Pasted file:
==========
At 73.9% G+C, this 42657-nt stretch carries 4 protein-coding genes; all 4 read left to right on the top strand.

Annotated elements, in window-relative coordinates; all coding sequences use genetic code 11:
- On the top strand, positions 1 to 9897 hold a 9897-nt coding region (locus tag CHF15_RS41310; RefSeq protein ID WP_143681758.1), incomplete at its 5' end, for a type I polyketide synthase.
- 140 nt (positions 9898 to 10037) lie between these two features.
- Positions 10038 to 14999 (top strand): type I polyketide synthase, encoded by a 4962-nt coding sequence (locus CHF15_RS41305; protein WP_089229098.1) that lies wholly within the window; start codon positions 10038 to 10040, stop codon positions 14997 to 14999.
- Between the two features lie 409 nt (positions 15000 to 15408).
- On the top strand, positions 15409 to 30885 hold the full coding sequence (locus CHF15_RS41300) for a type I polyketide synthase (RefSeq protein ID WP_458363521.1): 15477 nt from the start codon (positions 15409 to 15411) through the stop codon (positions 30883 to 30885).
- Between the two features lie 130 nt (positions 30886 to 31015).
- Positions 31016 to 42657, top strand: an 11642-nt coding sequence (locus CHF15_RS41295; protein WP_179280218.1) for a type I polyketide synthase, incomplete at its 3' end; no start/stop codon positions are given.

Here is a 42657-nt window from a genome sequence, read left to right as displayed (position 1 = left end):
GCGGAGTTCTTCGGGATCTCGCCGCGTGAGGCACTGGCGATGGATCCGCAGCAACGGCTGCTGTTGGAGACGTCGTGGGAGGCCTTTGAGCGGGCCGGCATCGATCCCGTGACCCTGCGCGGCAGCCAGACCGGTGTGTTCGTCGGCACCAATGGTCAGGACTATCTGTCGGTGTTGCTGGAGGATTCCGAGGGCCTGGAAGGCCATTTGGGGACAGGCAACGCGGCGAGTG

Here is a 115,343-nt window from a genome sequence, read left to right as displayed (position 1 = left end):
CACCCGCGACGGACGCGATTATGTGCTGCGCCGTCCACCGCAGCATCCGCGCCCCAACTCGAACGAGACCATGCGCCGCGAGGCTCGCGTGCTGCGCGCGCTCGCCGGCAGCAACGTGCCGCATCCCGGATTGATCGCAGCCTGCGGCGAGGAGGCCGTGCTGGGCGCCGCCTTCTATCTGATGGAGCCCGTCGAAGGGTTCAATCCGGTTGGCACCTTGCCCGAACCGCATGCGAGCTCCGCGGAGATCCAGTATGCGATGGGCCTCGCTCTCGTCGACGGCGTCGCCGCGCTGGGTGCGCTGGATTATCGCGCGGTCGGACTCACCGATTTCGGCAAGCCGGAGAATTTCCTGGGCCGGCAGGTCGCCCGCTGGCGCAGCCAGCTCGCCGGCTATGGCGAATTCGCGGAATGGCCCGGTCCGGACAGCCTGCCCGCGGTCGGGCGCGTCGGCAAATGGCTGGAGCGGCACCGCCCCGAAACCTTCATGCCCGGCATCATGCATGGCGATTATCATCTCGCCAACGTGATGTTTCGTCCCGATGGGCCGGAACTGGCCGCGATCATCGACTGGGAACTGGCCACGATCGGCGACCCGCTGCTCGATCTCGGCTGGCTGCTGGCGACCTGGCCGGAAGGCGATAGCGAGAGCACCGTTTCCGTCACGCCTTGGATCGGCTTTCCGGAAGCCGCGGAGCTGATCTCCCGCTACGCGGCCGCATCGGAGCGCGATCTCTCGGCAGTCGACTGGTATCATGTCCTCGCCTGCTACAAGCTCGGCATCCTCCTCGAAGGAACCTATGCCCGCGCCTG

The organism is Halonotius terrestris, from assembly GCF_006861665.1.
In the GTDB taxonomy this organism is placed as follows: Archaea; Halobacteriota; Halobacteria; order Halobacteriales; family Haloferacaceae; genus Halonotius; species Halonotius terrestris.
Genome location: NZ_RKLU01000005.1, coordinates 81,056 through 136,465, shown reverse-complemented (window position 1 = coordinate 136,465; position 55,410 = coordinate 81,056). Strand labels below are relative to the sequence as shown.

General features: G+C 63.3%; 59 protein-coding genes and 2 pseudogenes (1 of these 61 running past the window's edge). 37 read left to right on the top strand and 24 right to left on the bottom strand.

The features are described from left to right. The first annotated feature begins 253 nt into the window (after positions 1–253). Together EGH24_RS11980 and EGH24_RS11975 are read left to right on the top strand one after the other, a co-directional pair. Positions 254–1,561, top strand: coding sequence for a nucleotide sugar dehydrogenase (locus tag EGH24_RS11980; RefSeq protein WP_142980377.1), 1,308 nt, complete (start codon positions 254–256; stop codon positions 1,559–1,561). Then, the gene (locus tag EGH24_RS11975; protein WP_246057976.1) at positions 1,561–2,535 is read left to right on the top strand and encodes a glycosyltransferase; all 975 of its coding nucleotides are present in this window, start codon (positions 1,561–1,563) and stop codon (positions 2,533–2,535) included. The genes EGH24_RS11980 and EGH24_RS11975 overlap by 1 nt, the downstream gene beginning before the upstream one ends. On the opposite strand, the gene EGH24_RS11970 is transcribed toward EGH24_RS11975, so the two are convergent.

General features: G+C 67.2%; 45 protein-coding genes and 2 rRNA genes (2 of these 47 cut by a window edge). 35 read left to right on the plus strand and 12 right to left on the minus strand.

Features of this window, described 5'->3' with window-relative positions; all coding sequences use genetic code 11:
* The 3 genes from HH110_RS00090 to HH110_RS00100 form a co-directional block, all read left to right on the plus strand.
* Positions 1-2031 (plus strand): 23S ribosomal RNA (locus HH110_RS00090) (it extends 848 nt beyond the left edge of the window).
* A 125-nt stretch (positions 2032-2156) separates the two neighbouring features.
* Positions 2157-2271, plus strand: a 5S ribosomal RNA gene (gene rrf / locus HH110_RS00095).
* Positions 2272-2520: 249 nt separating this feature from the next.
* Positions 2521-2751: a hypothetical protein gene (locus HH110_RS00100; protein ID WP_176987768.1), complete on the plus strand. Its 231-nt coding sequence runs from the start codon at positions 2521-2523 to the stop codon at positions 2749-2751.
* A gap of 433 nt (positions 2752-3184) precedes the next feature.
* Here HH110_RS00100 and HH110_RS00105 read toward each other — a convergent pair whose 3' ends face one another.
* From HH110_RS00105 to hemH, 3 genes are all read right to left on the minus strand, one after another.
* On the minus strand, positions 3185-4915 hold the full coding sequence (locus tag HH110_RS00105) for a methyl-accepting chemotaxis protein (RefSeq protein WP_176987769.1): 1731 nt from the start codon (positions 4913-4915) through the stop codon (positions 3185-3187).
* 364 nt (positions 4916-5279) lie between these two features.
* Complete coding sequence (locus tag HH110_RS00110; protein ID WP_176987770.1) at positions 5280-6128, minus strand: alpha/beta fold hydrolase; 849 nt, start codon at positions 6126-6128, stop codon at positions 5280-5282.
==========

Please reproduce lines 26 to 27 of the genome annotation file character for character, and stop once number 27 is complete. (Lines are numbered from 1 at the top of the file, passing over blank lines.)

* Positions 2521-2751: a hypothetical protein gene (locus HH110_RS00100; protein ID WP_176987768.1), complete on the plus strand. Its 231-nt coding sequence runs from the start codon at positions 2521-2523 to the stop codon at positions 2749-2751.
* A gap of 433 nt (positions 2752-3184) precedes the next feature.